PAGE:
Turkey’s President Recep Tayyip Erdogan has condemned Israel’s decision to allow building in Jewish communities in Judea and Samaria, calling it an “absolute provocation” during a speech he delivered in Bahrain during an official visit to the country.

His comments were carried live on Turkish television, according to Reuters.


Erdogan has maintained close ties with the ruling Hamas terrorist organization in Gaza, a group that was spawned by the Muslim Brotherhood, an Islamist organization with which Erdogan also has a strong bond. Hamas is continuing to intensify its influence in the regions of Judea and Samaria, both of which have been governed by Palestinian Authority leader Mahmoud Abbas from his Muqata headquarters in Ramallah. On Monday, Hamas announced the election of a new leader — Yahyah Sinwar — in a secret ballot. Sinwar is a senior commander in the terror group’s military wing, Izz a-Din al-Qassam who is known for being more of an extremist than most of the group’s members.

It’s only recently that Turkey has reinstated its diplomatic ties with Israel after a six-year hiatus that followed a 2010 clash between Israeli commandos and armed Turkish “activists” aboard a Turkish-owned flotilla vessel, the Mavi Marmara, participating in an illegal attempt to breach Israel’s defensive maritime blockade of Gaza.

The Knesset passed a Land Normalization Law on February 6, 2017 that would legalize communities that were unknowingly built on land that was privately owned by Arab citizens of the Palestinian Authority.

The United Kingdom also slammed the measure immediately after it was passed.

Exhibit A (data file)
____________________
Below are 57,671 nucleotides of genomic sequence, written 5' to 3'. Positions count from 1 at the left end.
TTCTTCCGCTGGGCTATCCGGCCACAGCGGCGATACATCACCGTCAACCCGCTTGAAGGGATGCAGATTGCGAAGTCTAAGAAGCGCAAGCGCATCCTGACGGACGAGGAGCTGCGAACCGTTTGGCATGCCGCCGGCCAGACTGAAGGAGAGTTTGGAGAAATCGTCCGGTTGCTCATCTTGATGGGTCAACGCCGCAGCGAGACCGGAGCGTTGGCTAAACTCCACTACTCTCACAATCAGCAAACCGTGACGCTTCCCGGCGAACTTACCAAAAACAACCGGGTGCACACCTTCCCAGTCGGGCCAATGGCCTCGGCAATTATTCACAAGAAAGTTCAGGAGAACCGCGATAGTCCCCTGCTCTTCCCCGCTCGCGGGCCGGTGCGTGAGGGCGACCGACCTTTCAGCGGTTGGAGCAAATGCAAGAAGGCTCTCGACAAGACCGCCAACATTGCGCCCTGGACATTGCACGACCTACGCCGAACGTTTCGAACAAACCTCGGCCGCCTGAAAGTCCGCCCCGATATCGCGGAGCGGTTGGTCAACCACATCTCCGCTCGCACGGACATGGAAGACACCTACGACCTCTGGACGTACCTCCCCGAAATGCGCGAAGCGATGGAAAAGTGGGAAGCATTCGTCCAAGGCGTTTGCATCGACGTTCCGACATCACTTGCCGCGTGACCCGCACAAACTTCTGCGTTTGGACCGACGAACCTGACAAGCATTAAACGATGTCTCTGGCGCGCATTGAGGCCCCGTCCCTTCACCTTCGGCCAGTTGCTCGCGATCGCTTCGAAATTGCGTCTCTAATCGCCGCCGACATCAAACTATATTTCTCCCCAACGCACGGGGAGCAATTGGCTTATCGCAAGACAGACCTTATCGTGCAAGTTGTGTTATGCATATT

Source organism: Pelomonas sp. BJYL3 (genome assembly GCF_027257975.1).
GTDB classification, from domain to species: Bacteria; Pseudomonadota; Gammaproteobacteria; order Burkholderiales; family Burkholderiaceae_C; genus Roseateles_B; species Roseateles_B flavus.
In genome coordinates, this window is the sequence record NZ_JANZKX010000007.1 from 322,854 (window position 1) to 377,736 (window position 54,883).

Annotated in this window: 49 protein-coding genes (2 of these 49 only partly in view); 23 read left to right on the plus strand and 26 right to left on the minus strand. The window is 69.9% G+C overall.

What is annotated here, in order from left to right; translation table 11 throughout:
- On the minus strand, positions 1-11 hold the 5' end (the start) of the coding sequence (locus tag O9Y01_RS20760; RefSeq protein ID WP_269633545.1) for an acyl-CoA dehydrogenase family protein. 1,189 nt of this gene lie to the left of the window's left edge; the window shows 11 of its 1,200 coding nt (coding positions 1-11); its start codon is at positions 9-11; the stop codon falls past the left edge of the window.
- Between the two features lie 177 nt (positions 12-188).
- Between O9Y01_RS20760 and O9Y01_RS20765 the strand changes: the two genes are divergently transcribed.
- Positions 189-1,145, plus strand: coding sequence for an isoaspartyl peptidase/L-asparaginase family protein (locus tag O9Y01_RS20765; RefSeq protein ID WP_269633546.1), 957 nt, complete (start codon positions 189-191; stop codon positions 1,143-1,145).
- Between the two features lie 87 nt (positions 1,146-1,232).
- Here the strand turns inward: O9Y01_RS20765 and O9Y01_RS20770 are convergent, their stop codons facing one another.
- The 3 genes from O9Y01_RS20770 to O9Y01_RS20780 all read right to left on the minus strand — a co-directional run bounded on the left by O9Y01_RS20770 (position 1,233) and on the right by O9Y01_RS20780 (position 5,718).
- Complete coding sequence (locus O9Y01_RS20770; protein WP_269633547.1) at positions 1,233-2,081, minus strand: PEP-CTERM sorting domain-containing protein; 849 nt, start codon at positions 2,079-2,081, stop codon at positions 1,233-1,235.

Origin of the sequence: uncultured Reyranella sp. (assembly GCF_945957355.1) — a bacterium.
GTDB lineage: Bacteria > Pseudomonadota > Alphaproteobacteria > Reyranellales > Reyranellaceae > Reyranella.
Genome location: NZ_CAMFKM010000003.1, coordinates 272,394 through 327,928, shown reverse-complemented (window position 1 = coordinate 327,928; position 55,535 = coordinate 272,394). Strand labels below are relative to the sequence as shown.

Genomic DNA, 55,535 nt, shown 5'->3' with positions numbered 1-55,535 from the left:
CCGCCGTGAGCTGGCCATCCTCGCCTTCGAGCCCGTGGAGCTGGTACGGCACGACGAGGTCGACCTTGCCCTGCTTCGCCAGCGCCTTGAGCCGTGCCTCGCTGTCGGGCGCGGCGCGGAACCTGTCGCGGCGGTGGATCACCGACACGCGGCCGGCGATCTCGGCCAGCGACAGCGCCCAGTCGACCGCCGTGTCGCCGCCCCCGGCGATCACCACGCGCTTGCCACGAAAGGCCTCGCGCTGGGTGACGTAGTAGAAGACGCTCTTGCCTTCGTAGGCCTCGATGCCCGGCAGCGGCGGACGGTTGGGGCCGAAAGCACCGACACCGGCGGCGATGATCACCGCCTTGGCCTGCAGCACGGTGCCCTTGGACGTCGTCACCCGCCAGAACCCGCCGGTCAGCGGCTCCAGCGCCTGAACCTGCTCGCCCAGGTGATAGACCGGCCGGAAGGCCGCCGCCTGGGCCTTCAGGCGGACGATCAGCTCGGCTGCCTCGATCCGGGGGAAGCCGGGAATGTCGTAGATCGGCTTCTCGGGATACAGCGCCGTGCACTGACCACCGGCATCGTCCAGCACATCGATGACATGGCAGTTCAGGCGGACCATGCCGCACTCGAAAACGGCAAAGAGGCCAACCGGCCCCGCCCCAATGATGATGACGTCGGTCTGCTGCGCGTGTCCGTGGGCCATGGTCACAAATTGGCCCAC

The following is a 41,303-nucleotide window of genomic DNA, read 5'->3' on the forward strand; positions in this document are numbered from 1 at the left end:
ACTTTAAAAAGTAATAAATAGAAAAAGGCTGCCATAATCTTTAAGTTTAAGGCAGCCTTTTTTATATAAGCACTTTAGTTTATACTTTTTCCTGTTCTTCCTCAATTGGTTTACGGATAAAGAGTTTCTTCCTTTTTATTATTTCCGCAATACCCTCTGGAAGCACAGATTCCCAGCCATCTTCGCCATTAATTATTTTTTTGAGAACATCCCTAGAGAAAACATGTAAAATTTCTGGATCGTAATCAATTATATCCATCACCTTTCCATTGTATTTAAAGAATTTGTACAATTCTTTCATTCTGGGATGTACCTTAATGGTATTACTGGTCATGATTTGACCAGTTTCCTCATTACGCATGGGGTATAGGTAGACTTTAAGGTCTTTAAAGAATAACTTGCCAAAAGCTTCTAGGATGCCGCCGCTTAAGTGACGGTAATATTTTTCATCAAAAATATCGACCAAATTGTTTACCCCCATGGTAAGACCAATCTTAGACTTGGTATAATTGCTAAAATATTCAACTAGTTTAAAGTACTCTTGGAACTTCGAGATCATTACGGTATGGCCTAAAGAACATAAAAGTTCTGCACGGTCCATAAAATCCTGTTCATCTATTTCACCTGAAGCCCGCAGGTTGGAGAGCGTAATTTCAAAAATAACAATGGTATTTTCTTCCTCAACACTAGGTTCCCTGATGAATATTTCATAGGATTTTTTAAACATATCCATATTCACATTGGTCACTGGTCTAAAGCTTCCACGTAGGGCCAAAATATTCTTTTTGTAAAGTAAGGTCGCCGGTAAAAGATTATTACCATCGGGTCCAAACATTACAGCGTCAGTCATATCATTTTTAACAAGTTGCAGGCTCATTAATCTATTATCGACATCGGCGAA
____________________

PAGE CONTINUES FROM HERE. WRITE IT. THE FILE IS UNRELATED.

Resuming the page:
If the law is not struck down by Israel’s Supreme Court – which it may be – the Normalization Law would allow the government to compensate Arab land owners who are able to prove their claims of land ownership over the formerly empty plots where any settlements were built.

The owners would either receive a large financial package or an alternative plot of land.

In the case of land with unknown owners, the government could legally expropriate the land. The legislation would also require the settlement to have acted in good faith at the time it was built, and that its leaders did not know the land was privately owned.

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Hana Levi Julian is a Middle East news analyst with a degree in Mass Communication and Journalism from Southern Connecticut State University. A past columnist with The Jewish Press and senior editor at Arutz 7, Ms. Julian has written for Babble.com, Chabad.org and other media outlets, in addition to her years working in broadcast journalism.